Figuring out why a Washington missionary went to dangerous tribal island
Why did a Vancouver, Washington native try and make missionary contact with a notoriously violent island tribe? A former missionary and current KIRO Radio podcast producer lent some insight.
John Allen Chau was convinced that he could could convert a notoriously hostile island tribe off the coast of India to Christianity. Tragically, he ended up killed for his efforts, and many have wondered what he was thinking.
“Jesus says go into the world and preach the gospel to all creation. That’s called ‘the Great Commission,'” KIRO Radio’s Aaron Mason told the Ron and Don Show.
Mason worked as a Christian missionary for four years. His missionary days are long behind him, but he recalls the motivations behind the calling in detail.
“People that take the missionary thing seriously, they consider that to be their prime directive in life,” Mason said. “To go out and to reach people who haven’t had a chance to hear the gospel, because if they don’t, those people are doomed to hell.”
That brings everything back to the simple question of why Chau thought that mission was worth chancing death for.
“What John was doing was basically living his call,” Mason said.
“In the missionary’s mind, there is nothing more compassionate than salvation. Otherwise, when they die, they go to hell,” he added.
Chau attempted to make contact with the Sentinelese people, who the Indian government ceased contact with in 1996, enacting a naval buffer zone. In 2006, a pair of fishermen were killed by the tribe after inadvertently drifting to the shore of the island. They have even been known to fire arrows and throw spears at passing helicopters.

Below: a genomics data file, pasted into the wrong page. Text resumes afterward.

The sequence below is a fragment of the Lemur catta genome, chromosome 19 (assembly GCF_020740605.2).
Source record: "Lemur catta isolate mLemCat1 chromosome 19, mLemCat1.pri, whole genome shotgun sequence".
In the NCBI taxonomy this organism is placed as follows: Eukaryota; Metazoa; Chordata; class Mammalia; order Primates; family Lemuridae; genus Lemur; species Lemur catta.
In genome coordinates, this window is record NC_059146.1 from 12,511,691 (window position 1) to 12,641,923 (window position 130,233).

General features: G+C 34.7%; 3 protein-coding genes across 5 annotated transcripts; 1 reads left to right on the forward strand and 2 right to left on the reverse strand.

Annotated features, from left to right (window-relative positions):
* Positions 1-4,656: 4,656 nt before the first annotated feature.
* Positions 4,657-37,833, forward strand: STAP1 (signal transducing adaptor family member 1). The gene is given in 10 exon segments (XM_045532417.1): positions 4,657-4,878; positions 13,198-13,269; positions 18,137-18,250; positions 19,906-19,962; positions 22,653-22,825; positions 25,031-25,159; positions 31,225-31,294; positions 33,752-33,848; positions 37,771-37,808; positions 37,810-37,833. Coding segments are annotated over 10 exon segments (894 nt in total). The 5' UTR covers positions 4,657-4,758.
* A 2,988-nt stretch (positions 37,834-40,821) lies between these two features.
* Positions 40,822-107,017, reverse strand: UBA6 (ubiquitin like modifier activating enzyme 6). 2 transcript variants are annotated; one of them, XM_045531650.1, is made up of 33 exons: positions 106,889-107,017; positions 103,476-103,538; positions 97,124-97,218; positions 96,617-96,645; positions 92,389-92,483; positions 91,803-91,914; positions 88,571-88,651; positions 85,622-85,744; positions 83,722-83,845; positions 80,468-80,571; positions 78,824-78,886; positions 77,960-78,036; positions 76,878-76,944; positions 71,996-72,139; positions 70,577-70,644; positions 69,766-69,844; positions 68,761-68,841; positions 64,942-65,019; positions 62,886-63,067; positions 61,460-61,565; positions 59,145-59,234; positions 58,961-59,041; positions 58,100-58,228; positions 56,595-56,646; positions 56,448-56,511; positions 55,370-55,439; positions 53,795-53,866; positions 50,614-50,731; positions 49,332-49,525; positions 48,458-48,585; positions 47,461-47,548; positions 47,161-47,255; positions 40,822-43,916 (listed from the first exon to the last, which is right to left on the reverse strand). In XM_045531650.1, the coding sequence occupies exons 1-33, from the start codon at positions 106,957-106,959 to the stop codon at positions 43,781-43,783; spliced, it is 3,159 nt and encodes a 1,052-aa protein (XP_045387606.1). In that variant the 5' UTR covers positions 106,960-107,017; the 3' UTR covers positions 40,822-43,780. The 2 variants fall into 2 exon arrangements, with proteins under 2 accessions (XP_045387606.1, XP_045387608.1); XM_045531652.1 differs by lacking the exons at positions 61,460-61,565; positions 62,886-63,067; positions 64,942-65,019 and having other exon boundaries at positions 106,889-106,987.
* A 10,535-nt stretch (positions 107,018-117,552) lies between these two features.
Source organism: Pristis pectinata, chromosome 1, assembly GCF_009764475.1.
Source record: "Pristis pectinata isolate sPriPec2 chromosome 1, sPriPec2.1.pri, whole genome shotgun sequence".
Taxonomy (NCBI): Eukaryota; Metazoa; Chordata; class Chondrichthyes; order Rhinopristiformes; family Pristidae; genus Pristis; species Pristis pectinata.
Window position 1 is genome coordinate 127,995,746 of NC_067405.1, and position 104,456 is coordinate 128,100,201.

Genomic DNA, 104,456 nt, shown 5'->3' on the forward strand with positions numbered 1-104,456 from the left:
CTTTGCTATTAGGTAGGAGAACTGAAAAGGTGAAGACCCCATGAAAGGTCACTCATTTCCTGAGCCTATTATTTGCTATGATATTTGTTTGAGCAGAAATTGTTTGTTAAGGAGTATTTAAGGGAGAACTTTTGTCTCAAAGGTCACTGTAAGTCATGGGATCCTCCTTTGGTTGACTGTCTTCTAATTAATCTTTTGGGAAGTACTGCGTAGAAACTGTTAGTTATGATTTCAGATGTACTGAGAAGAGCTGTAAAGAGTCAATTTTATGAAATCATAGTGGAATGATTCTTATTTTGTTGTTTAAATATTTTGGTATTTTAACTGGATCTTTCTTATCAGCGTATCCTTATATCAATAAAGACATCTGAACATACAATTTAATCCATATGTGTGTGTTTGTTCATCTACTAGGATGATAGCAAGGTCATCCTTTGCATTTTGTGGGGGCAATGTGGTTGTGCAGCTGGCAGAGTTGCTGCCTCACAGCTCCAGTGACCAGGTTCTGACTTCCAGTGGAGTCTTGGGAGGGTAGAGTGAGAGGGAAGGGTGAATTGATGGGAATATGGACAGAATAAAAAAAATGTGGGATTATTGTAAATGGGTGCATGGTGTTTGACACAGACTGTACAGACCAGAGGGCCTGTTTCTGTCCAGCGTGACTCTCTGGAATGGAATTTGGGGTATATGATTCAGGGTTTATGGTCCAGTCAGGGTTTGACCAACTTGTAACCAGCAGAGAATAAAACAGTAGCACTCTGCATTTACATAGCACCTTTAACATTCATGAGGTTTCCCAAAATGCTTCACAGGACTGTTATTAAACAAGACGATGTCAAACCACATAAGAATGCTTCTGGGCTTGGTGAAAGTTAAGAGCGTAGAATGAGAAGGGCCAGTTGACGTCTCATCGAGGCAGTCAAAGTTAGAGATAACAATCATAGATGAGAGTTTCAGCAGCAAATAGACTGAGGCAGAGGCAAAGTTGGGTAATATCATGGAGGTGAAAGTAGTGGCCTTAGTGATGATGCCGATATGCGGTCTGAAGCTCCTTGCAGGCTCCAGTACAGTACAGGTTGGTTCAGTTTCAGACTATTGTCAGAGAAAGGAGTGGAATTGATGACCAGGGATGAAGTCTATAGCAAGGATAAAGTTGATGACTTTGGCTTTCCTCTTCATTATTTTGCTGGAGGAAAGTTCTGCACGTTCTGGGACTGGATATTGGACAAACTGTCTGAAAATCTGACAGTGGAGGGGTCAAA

Despite the tribe’s violent history, Chau remained unfazed, insisting in a letter to law enforcement officials that he had God’s protection.
“God sheltered me and camouflaged me against the coast guard and the navy,” he wrote.
Chau hired a fishing boat at the neighboring island of Point Blair, and left under the cover of night to avoid attention from local authorities. When first approaching the island, a young boy fired an arrow at him, hitting the Bible Chau was carrying with him at the time.
It’s unclear what exactly happened when he next made landfall at the island, but it is known that he did not survive the encounter. Indian authorities have yet to recover his body, and anthropologists believe it may be impossible to do so given the vulnerability of the Sentinelese to common diseases, as well as their hostility to outsiders.
“I think it’s real easy to look at him and say he’s stupid,” said KIRO Radio’s Don O’Neil. “He embraced his calling — I have sympathy for him.”